A fictional portrayal entitled The Taking of the Children on the recently installed (1999) Great Australian Clock, QueenVictoria Building, Sydney, by artist Chris Cook.
The Stolen Generations (also Stolen children) is a term used to describe those children of Australian Aboriginal and Torres Strait Islander descentwho were removed from their families by the Australian Federal and State government agencies and church missions), under acts of their respective parliaments. The removals occurred in the periodbetween approximately 1869 and 1969, although in some places children were still being taken in the 1970s.
The extent of the removal of children, and the reasoning behind their removal,are contested. Documentary evidence, such as newspaper articles and reports to parliamentary committees, suggest a range of rationales. Motivations evident include child protection, beliefs that giventheir catastrophic population decline after white contact that black people would "die out", fears of miscegenation and a desire to attain white racial purity. Terms such as "stolen" were usedin the context of taking children from their families – the Hon P. McGarry, a member of the Parliament of New South Wales, objected to the Aborigines Protection Amending Act 1915 which then enabledthe Aborigines' Protection Board to remove Aboriginal children from their parents without having to establish that they were in any way neglected or mistreated; McGarry described the policy as"steal[ing] the child away from its parents". In 1924, in the Adelaide Sun an article stated "The word 'stole' may sound a bit far-fetched but by the time we have told the story of the heart-brokenAboriginal mother we are sure the word will not be considered out of place."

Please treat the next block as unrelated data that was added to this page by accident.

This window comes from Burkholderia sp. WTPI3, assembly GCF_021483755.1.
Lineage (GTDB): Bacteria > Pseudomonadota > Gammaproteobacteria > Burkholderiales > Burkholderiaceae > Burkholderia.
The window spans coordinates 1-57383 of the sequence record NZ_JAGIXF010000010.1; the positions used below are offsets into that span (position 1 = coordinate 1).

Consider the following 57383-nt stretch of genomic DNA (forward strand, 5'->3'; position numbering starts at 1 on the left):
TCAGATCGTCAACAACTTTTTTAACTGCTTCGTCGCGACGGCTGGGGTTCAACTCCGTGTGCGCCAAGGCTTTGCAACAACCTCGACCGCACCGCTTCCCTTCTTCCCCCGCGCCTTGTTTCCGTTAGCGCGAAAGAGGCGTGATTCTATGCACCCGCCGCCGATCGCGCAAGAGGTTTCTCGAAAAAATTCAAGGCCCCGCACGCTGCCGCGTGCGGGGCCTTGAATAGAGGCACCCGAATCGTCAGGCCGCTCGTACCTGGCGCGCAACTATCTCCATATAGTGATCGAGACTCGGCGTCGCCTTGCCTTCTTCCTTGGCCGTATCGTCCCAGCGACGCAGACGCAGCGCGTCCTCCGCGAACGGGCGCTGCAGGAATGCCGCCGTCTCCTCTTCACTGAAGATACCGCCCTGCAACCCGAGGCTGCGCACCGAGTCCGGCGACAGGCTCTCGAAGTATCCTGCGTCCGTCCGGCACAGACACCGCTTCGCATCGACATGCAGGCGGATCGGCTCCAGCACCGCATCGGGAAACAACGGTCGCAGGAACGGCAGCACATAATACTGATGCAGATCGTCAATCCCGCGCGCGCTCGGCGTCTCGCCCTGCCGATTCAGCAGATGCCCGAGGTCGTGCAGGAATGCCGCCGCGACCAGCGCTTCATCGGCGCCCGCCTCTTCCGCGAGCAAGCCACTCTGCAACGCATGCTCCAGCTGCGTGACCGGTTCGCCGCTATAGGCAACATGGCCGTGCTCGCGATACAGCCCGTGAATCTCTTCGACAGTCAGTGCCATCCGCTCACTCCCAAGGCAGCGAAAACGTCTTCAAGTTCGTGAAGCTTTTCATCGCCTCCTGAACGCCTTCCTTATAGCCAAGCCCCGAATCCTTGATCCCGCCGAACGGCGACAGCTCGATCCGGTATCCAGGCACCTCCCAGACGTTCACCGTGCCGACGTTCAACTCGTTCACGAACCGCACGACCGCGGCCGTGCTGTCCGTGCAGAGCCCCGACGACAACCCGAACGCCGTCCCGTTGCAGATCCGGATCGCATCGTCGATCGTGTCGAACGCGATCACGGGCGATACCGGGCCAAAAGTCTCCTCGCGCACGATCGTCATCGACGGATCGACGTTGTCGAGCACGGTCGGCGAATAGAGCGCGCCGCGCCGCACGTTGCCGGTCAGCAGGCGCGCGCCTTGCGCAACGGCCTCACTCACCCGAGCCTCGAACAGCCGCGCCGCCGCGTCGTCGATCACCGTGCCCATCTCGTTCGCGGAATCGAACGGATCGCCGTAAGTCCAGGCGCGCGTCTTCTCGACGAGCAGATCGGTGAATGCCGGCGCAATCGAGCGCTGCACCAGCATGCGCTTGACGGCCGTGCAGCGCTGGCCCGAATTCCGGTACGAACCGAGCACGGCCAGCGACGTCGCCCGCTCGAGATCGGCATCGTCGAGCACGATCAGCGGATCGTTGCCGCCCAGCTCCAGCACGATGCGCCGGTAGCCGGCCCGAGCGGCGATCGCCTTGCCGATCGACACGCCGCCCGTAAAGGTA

Indigenous Australians in most jurisdictions were "protected", effectively being wards) of the State. The...